A medic administers COVAXIN, an Indian government-backed experimental Covid-19 vaccine, to a health worker during its trials, at the Gujarat Medical Education & Research Society in Ahmedabad, India, November 26, 2020.(REUTERS)
A medic administers COVAXIN, an Indian government-backed experimental Covid-19 vaccine, to a health worker during its trials, at the Gujarat Medical Education & Research Society in Ahmedabad, India, November 26, 2020.(REUTERS)

Reading the clues from Covaxin early trial data

Bharat Biotech’s coronavirus vaccine candidate, jointly developed with the Indian Council of Medical Research (ICMR), passed the two crucial tests in clinical trials – showing it was safe and triggered an immune response – according to early stage analysis released on Wednesday.
Hindustan Times, New Delhi | By Binayak Dasgupta
UPDATED ON DEC 25, 2020 04:59 AM IST

Bharat Biotech, which is among the frontrunners in the race to develop a coronavirus vaccine in India, released new data from phase 1/2 clinical trials. The vaccine is still being tested for efficacy – whether it can prevent Sars-Cov-2 infections – but the data shows it is progressing well. A look at the key indicators and how it might compare with some other candidates.

Bharat Biotech’s coronavirus vaccine candidate, jointly developed with the Indian Council of Medical Research (ICMR), passed the two crucial tests in clinical trials – showing it was safe and triggered an immune response – according to early stage analysis released on Wednesday.

The Phase 1/2 data showed that levels of neutralising antibodies in those who received the vaccine -- called Covaxin -- were similar to those who recovered from a natural infection. This level was at its peak at 42 days after the second dose, with a dip seen at 104 days.

 

Among all participants in the early phase who received the vaccine, 98.3% “sero-converted” (that is, they developed an antibody response).

But how do these numbers compare with other leading vaccine candidates whose data has been released?

The comparison can be made in two ways: drawing parallels with other candidates that use the same method to train a person’s immunity, or by comparing some of the parameters with the leading candidates already approved.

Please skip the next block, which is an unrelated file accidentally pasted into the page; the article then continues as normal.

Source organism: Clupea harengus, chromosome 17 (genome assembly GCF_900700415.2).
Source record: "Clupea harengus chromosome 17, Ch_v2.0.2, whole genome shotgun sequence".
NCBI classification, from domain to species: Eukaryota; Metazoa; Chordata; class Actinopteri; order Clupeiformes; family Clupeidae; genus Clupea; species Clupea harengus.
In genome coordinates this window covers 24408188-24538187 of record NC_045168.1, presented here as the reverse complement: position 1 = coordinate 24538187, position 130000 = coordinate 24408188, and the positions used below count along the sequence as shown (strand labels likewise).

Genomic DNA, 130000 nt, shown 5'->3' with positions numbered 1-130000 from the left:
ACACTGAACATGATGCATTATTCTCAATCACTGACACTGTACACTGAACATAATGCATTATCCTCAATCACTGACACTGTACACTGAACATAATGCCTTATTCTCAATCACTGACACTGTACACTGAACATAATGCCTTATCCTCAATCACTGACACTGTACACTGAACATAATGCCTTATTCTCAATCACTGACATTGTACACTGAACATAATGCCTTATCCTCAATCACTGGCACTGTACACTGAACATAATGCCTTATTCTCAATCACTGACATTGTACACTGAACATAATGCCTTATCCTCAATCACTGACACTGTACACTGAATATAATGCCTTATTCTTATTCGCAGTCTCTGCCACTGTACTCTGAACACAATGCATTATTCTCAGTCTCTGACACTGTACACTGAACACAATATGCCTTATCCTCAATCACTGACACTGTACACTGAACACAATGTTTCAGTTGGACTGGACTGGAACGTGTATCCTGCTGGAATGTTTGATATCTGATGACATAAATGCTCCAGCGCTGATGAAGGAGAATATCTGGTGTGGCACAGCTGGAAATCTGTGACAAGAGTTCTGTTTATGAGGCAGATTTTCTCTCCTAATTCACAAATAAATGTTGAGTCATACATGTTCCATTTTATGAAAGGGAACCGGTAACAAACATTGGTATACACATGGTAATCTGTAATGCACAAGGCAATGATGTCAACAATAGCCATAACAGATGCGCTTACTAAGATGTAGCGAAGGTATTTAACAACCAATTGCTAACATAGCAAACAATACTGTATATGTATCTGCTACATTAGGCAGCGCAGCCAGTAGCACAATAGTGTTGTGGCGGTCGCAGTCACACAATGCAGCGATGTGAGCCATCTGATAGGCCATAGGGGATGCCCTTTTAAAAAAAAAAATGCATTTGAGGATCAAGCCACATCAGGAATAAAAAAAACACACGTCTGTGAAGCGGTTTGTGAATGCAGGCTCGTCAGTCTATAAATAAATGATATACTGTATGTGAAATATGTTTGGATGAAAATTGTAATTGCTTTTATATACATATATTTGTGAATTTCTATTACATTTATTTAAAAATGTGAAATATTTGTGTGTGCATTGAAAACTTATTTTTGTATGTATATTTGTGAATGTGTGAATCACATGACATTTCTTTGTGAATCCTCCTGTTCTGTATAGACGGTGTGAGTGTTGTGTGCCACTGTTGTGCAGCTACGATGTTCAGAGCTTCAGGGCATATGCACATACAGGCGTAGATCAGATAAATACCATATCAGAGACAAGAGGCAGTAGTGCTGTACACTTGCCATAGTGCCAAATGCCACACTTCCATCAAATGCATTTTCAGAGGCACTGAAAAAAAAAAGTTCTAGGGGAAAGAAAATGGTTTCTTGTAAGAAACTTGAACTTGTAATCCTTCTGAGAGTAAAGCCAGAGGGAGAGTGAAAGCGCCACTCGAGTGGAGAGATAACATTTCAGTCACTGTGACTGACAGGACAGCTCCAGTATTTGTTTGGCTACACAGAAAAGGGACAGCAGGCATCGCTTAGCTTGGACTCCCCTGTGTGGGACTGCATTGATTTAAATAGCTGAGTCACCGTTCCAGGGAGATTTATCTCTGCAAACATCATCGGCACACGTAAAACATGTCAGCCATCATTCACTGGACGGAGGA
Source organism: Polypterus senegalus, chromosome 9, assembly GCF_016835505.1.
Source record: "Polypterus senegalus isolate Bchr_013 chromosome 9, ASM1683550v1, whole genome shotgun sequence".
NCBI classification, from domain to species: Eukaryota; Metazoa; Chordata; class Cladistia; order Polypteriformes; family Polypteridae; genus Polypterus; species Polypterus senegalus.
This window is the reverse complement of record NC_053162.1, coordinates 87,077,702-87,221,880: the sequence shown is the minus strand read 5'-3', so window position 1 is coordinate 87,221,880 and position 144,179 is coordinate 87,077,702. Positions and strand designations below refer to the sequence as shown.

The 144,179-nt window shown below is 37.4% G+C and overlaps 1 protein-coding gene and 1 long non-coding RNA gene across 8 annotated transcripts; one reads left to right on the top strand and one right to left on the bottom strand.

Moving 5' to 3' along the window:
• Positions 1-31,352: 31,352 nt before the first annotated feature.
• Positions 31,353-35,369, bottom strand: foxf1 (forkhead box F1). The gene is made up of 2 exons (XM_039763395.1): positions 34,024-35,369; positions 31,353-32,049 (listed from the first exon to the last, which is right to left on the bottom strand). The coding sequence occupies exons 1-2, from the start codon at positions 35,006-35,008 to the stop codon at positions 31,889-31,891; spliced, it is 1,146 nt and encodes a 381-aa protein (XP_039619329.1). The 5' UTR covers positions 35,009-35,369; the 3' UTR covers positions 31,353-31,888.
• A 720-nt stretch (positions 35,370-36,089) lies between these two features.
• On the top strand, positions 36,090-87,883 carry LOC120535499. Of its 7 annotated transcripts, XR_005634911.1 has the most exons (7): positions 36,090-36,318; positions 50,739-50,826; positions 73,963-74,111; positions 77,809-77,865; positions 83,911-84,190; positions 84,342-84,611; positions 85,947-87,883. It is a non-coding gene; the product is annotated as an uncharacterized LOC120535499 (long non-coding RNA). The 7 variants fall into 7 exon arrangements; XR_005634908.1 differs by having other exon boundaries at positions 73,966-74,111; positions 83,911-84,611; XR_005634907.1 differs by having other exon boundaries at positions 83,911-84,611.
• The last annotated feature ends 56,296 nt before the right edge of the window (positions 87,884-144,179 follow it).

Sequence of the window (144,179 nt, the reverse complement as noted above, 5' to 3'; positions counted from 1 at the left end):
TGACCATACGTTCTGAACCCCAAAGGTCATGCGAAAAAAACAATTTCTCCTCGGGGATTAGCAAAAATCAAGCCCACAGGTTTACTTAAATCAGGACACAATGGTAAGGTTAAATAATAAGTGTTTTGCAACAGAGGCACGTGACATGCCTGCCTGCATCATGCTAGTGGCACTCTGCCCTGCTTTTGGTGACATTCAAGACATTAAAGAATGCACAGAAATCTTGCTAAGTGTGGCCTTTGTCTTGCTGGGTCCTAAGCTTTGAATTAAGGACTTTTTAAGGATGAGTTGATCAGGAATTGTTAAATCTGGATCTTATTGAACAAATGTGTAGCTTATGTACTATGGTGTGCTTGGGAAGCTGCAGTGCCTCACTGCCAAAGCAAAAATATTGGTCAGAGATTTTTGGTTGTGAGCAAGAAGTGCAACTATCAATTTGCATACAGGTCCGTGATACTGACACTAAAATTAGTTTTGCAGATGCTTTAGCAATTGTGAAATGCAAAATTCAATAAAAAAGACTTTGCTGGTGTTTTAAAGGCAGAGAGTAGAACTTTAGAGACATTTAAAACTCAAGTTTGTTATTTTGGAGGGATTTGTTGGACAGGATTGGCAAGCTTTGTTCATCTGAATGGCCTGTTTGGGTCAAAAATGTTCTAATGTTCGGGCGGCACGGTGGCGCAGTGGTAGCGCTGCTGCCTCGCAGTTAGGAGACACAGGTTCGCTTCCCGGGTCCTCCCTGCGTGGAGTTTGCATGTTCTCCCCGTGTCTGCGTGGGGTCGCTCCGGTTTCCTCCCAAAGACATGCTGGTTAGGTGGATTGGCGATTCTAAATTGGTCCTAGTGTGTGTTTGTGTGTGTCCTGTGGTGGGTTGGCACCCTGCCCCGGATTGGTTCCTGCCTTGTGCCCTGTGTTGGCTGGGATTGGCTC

Bharat Biotech’s Coovaxin is based on an inactivated virus, and for the first method of comparison, there are four others in late-stage trials that it can be compared. All four of these are being developed by Chinese companies but only one, Sinovac’s Coronavac, has carried out an analysis that can be picked up for comparison.

At the outset, it appears that the Indian candidate may be comparable or even slightly better than its rival on some parameters. When people were given both doses of Covaxin, 98.4% of them developed antibodies compared at day 56 to 100% at day 28 after the two-dose regimen in the Coronavac trial, according to phase 2 trial data released by both.

 

The difference was more stark when it came to how strong the level of antibody response was. In the case of Covaxin, volunteers showed levels similar to those who had a natural infection from Sars-Cov-2 and recovered. But in the case of Coronavac, this level was roughly a third of what was seen in recovered individuals.

To be sure, there could still be some variations in test methods used by researchers and the studies were held separately, in different populations, that do not lend to like-for-like comparisons. But the proportion of people who develop an antibody response and the comparison of antibody levels with recovered (convalescent) people are relative parameters that can be used to loosely compare vaccine performance.

Sinovac and Bharat Biotech both judged their vaccines on these parameters, while the three other inactivated virus platform candidates in late-stage trials (two of them are by Sinopharm and the third by Chinese Academy of Medical Sciences) have not compared antibody levels to convalescent patients.

While the Indian and the Chinese candidates have a platform overlap and both use a two-dose regimen, they also have some differences. The Chinese Coronavac, for instance, requires a booster shot at 14 days while the Indian one was at day 28.

The two vaccine candidates also use different adjuvants -- ingredients that are used to help create a stronger immune response. Coronavac uses aluminium, which is a commonly used adjuvant, while Covaxin incorporates a proprietary adjuvant called Algel-IMDG.

 

The second method of comparison is to take into account the number of antibodies developed after people were given the Moderna and Pfizer-BioNTech vaccines.

In Moderna’s case, 100% of the people developed antibodies and the levels were over twice as the levels seen in convalescent individuals. In case of the Pfizer and BioNTech inoculation too, 100% of individuals developed antibodies and this level was close to four times.

Both these numbers are far ahead of Covaxin and Coronavac.

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